Monday, December 15, 2014

Don't Leave This Behind

After a bit of an absence, the sometimes-weekly blog post returns with a vengeance! 

Time flies. It really does. In 3 more weeks I will be entering into my LAST transfer, and my dear Sisaret Schellenberg, Heggie, and Dayton will be back home, nametag-less. The work in Haaga is seeing ups and downs. While investigators are thinning out, we are finding more time for work with less-active members, and building relationships with people within the ward. Christmas is a wonderful time to naturally bring up the Savior, but it is also a time of busy schedules and out-of-town visits. Organizing our schedule has been a bit of a challenge, but we're hanging in there, and we have yet to experience a "my goodness, what is there even to do around here today?" kind of day.

Before I go into things spiritual, here are some funny moments from the past couple weeks that can serve as some Christmas cheer, for those of you not in Finland during the season of delicious Christmas porridge and hot glögi:

- We've brought a member along to a couple of teaches with an investigator who has two cats. These cats are normally quite friendly, but they are infatuated with our member! As soon as he sits down, there's one on his lap, scratching at his jeans, tail in his face, and another one on the back of his chair, nuzzling him from behind. With nobody else are these cats so eager to love and be loved. Our member handles it like a champion.

- A few weeks ago at our visit to the temple where Sisar Schellenberg's friends from Turku were performing proxy baptisms, one of them pulled me aside and told me that a secret plot was unfolding, and that my cooperation was key. I gave her my email, and Operation Surprise-Sisar-Schellenberg-With-Unexpected-Guests-at-the-Ward-Christmas-Party was underway. She did a literal double-take as 3 familiar faces from afar showed up to help us with decorations. I was glad that I'd somehow convinced her to put off sending them her Christmas package in the mail, and to have it ready with us at the church, just in case somebody from Turku might show up, who could deliver it for free.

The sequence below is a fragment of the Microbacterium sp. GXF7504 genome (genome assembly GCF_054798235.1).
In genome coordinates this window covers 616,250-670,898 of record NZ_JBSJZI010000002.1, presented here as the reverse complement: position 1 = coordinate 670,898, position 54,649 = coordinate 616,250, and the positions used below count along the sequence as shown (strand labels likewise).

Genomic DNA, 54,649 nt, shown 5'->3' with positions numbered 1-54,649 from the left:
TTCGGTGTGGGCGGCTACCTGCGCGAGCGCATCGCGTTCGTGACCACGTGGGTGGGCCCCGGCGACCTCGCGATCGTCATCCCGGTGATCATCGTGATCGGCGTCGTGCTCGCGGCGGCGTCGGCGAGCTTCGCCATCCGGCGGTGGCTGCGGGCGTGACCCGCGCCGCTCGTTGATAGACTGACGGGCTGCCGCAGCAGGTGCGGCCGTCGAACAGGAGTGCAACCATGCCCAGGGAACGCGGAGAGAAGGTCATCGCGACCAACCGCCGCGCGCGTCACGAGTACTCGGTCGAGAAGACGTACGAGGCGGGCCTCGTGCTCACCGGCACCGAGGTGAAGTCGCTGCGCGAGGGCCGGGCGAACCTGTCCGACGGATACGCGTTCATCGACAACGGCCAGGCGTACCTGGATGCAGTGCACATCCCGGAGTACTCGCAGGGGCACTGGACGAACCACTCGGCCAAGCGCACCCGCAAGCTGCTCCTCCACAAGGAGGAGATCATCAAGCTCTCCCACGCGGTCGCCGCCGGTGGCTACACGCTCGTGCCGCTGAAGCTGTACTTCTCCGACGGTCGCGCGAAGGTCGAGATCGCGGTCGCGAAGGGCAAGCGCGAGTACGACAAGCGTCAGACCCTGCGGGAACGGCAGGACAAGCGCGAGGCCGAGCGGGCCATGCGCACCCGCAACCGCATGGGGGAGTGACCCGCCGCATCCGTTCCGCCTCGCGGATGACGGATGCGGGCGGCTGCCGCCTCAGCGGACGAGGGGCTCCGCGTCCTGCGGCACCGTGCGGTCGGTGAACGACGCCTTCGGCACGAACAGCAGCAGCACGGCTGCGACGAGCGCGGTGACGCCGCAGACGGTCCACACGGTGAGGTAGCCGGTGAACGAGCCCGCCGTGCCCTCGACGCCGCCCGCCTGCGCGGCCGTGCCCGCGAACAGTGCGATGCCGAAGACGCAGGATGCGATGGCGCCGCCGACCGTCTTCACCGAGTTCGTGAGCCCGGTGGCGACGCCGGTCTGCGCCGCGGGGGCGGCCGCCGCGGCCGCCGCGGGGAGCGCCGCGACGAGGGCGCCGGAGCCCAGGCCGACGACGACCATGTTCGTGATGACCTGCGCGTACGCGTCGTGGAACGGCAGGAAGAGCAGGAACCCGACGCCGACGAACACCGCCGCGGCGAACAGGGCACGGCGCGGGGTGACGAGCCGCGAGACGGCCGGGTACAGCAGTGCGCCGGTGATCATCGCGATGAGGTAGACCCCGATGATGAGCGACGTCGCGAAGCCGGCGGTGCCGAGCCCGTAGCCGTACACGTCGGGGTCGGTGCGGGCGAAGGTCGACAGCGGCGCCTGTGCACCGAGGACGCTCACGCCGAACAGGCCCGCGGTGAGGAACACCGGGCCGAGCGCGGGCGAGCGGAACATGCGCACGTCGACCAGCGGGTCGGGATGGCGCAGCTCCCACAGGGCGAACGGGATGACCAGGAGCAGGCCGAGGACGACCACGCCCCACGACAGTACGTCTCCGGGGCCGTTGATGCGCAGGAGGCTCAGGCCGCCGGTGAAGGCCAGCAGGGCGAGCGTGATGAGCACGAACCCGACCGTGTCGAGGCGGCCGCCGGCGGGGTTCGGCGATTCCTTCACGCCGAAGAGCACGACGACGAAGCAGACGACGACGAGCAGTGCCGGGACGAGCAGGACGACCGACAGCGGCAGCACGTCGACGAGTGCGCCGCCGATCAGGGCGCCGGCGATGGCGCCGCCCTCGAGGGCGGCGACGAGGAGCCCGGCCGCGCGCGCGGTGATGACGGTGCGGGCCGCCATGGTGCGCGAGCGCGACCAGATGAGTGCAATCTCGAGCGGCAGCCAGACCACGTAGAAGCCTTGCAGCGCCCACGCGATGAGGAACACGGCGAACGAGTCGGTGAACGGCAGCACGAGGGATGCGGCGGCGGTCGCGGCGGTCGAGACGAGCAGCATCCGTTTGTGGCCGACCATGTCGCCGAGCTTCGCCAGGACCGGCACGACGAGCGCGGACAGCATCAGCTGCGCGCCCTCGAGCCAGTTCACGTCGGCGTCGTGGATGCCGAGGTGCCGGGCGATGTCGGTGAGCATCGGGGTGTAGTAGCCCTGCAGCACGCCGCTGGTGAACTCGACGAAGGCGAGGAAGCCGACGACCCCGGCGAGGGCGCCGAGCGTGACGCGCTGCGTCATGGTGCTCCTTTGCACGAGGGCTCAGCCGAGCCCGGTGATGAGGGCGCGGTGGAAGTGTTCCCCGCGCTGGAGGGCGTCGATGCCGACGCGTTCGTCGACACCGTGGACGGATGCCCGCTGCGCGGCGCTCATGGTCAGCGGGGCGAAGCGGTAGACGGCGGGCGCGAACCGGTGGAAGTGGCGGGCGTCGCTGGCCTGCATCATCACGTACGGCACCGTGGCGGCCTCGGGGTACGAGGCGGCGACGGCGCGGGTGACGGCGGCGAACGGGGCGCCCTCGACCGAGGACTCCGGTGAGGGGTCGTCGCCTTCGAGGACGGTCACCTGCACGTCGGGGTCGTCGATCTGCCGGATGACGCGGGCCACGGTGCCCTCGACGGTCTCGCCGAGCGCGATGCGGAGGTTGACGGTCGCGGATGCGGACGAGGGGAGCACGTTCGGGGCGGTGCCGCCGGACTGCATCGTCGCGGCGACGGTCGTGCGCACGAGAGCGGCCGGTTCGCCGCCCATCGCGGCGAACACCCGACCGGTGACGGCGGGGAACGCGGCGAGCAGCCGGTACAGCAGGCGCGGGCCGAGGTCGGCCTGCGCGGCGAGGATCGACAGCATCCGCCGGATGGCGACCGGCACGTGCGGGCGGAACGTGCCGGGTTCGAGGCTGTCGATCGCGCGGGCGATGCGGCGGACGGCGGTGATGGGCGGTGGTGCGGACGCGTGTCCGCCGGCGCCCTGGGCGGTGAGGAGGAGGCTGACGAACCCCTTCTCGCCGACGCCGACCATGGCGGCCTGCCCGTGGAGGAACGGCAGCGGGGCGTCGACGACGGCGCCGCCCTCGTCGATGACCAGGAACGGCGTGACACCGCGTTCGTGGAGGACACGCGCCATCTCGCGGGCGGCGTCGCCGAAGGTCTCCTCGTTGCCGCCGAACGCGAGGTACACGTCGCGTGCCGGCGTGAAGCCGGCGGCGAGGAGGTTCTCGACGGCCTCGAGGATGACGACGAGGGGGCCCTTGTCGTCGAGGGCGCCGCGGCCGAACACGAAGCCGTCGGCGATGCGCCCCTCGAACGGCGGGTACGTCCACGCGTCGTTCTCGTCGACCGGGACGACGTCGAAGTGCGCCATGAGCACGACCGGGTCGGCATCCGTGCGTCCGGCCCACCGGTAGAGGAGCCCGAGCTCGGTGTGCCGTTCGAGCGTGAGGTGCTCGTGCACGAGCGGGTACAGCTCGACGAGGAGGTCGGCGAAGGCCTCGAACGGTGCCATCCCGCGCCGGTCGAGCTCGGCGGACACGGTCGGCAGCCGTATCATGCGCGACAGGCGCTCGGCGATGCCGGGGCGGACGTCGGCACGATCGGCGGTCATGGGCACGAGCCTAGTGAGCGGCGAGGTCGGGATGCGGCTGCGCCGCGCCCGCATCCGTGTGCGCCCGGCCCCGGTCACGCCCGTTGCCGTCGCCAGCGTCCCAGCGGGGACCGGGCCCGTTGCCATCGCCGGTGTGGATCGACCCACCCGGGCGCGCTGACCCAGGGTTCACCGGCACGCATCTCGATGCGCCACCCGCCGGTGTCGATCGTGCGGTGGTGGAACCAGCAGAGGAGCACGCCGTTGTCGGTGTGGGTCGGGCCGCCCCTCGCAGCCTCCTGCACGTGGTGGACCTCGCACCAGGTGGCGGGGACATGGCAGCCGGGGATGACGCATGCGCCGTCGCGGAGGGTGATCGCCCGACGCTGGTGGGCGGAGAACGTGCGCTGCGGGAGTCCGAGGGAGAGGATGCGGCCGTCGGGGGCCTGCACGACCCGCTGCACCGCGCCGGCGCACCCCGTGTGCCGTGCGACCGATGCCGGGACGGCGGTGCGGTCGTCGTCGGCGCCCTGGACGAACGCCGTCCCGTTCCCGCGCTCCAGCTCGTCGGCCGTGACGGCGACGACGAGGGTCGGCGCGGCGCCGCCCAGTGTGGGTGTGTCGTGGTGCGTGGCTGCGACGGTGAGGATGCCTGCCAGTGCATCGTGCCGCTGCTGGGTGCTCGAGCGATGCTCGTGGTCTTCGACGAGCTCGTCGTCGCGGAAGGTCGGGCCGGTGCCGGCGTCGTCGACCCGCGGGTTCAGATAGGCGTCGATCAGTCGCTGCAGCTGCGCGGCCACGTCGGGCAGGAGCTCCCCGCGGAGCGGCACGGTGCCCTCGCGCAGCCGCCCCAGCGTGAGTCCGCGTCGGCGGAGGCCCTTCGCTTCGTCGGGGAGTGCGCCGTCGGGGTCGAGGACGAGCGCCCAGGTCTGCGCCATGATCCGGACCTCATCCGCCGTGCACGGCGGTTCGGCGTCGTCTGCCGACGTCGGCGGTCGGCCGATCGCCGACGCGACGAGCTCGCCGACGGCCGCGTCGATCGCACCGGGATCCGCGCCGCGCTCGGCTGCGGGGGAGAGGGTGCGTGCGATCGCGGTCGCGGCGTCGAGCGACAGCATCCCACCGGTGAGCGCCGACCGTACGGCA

- One personal study, I was really impressed by tovereni. On her white handbook was a sticky note with the words, "Don't Leave This Behind" written in large letters. What a consecrated missionary! Only 3 or so weeks remaining of her full-time service, and she is set on keeping alive those principles learned on her mission, during her post-mission life. The next day, as we started our companionship study, tovereni turns to me and says, "So, I have this sticky note on my white handbook. I've received some money from home on my mission in American dollars, and I folded it up and put it in the cover of my white handbook. I put a reminder on the front not to leave it behind when I go home." HA!!!! I told her my thoughts about what her note might have meant, and we laughed for a good long while. This in no way effects my confidence that she will be a consecrated member missionary post-mission. :p

Over the past couple weeks or so there have been a lot of Joulu festivities. Although the ground is wet with slushy melt rather than drifted snow, Christmas is in the air, and people are coming from near and sometimes far (see fun anectdote #2) to join in parties and concerts. We had one of our investigators, a lovely woman named "Britney", come to the stake Christmas concert, and then gladly stay for the worldwide Christmas devotional. She was touched by the music and every time she turned to me to tell me how much she loves a particular song, she glowed with the Spirit. She's a former member who was not in the church for long, and who told us as she sat down in the chapel before the start of the concert, "It feels so good to be here again!" She will be busy this Christmas season, but if she can find ways to re-ignite those feelings in her everyday life that she felt last night, she will do very well in her progression in the gospel.